VOLUME 12, NO. 1 JUNE 1998
Paying attention pays off
The value of a college education is sometimes hard to put into words. But Charles L. Lincicum of Danvers, Mass., can put it into numbers: $2.4 million. That's how much money a WPI night course he took has saved his company, he says.
Lincicum, who holds a bachelor's degree in manufacturing engineering from Northeastern University, has been in the manufacturing field for about 27 years. He works at Standard-Thomson Corp. in Waltham, Mass. He is studying at WPI part time and expects to complete his master's degree in operations management and information technology in December 1999. He and his wife, Judi, an English major at Boston University, are the parents of two daughters, ages 25 and 22.
Charles Lincicum, left, took Chris Brown's course and saved his company $2.4 million.
Lincicum took Brown's course last fall. He says he enjoyed it tremendously and earned an A. His company is still reaping the rewards, which began after the first week when he began applying the axiomatic design method he learned in class. "We were doing a redesign of our production facility," he says. "The axiomatic approach to engineering design I learned from Professor Brown shaped all aspects of the redesign. Before the end of the term, my company had already realized $2.4 million in savings."
That figure, confirmed by the company's finance office, is expected to rise. "We would not have been able to do nearly as well without what I learned in the course," he says. "It has significantly advanced my company's approach to the design and analysis of manufacturing processes and systems." In January, Lincicum was promoted from senior tool designer to manager of manufacturing engineering and was recently named vice president for engineering at Standard-Thomson. The promotions, he notes, may have arisen in part from the "homework" he did at work.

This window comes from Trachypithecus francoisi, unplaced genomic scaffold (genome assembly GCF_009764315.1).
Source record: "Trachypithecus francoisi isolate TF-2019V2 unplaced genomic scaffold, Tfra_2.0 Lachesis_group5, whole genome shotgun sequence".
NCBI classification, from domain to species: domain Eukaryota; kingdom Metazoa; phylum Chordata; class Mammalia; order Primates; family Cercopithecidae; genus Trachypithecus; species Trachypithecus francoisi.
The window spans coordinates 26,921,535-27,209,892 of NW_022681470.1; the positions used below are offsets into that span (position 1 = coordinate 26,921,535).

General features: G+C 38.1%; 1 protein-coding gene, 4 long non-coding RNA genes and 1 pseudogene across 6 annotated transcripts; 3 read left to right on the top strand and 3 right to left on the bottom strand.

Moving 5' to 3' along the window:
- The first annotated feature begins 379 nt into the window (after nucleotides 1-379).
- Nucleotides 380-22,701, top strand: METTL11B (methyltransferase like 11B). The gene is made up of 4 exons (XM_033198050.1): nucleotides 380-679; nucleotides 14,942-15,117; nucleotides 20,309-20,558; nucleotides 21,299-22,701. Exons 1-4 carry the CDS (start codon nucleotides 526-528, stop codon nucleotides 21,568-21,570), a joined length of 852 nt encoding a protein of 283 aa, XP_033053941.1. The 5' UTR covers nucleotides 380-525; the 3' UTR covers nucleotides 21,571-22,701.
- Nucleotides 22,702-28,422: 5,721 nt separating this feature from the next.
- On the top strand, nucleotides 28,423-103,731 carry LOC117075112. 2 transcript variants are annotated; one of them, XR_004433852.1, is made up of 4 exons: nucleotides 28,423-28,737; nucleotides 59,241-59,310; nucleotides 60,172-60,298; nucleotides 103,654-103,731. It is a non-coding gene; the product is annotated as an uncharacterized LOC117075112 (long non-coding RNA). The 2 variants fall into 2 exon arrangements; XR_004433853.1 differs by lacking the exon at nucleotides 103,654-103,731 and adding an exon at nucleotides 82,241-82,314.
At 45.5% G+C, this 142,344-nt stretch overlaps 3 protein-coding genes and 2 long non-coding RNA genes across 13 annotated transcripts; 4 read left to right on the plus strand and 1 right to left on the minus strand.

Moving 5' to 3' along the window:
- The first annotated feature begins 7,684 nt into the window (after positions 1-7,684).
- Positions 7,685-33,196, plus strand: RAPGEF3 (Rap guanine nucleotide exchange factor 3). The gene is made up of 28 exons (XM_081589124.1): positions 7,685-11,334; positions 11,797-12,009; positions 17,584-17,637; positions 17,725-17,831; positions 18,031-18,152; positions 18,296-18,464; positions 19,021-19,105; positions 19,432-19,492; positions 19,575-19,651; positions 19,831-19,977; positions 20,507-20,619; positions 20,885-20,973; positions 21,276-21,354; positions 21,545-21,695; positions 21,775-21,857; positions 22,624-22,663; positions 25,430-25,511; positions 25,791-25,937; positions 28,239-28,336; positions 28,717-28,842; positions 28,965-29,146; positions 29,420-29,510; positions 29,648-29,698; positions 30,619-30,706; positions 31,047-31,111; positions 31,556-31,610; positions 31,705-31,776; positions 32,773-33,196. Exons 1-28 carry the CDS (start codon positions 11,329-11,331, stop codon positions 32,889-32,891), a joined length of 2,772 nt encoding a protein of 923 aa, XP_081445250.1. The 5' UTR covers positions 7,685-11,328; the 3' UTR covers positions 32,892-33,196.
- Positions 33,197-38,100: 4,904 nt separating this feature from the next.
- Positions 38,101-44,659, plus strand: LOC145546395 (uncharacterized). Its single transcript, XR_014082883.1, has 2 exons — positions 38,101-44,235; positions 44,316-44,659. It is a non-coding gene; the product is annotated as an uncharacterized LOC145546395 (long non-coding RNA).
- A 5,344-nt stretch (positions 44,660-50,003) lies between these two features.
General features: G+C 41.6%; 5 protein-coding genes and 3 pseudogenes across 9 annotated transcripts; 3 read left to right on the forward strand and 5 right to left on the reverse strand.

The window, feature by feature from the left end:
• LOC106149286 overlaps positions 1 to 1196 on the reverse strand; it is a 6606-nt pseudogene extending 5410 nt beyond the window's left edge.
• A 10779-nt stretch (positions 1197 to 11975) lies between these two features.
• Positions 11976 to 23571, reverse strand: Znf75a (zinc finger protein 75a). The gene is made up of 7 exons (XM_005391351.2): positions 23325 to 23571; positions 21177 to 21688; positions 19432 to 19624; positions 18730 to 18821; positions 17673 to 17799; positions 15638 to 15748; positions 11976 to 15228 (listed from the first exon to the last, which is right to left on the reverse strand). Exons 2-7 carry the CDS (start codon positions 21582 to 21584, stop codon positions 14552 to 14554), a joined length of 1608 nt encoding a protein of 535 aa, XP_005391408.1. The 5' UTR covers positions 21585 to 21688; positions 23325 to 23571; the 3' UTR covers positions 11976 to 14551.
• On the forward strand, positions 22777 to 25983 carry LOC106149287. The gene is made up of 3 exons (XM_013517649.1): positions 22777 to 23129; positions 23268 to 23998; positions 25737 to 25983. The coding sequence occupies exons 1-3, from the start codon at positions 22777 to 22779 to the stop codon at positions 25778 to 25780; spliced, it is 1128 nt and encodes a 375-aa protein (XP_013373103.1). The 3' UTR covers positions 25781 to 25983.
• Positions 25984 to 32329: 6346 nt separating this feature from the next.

Brown explains that the design portion of his course focuses on an approach developed by Nam P. Suh, head of MIT's Department of Mechanical Engineering, and his associates. "I was first exposed to the approach when Suh spoke at the University of Vermont while I was a graduate student there. The basic elements of the method (that good design must fulfill two axioms: maximize independence and minimize information) stuck with me. This works for anything from designing your vacation to designing the F-22."
He points out that there's a downside to learning how to tell good design from bad. At the beginning of the course he tells his students, "Once you can see the difference, you will see poor designs everywhere, and you will share my frustration that with a little more and better thought they could have been good designs.
"I try to make the course relevant to working engineers, who make up 80 to 90 percent of the students," Brown says. "One positive indication that I am succeeding is that about two weeks after we start on Suh's design method, the students tell me they have already started to apply the method at work."
He is very pleased by the results at Standard-Thomson. "This shows a fantastic ROI (return on investment) for our graduate courses."
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